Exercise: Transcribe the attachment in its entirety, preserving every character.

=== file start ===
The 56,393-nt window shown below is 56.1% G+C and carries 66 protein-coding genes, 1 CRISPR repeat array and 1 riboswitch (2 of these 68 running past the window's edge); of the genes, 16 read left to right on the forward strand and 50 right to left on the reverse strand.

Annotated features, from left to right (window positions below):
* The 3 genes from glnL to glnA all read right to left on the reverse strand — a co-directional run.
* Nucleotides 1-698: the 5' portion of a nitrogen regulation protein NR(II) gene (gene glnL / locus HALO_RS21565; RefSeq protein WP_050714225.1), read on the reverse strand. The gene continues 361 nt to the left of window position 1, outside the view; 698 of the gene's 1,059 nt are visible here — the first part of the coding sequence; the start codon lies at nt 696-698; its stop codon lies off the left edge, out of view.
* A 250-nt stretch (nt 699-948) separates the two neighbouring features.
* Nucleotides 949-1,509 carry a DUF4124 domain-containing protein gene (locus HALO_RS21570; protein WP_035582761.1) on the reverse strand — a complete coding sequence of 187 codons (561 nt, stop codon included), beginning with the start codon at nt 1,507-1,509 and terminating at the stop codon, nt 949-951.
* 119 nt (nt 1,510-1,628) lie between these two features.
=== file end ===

The 56,393-nt window shown below is 56.1% G+C and carries 66 protein-coding genes, 1 CRISPR repeat array and 1 riboswitch (2 of these 68 running past the window's edge); of the genes, 16 read left to right on the forward strand and 50 right to left on the reverse strand.

Annotated features, from left to right (window positions below):
* The 3 genes from glnL to glnA all read right to left on the reverse strand — a co-directional run.
* Nucleotides 1-698: the 5' portion of a nitrogen regulation protein NR(II) gene (gene glnL / locus HALO_RS21565; RefSeq protein WP_050714225.1), read on the reverse strand. The gene continues 361 nt to the left of window position 1, outside the view; 698 of the gene's 1,059 nt are visible here — the first part of the coding sequence; the start codon lies at nt 696-698; its stop codon lies off the left edge, out of view.
* A 250-nt stretch (nt 699-948) separates the two neighbouring features.
* Nucleotides 949-1,509 carry a DUF4124 domain-containing protein gene (locus HALO_RS21570; protein WP_035582761.1) on the reverse strand — a complete coding sequence of 187 codons (561 nt, stop codon included), beginning with the start codon at nt 1,507-1,509 and terminating at the stop codon, nt 949-951.
* 119 nt (nt 1,510-1,628) lie between these two features.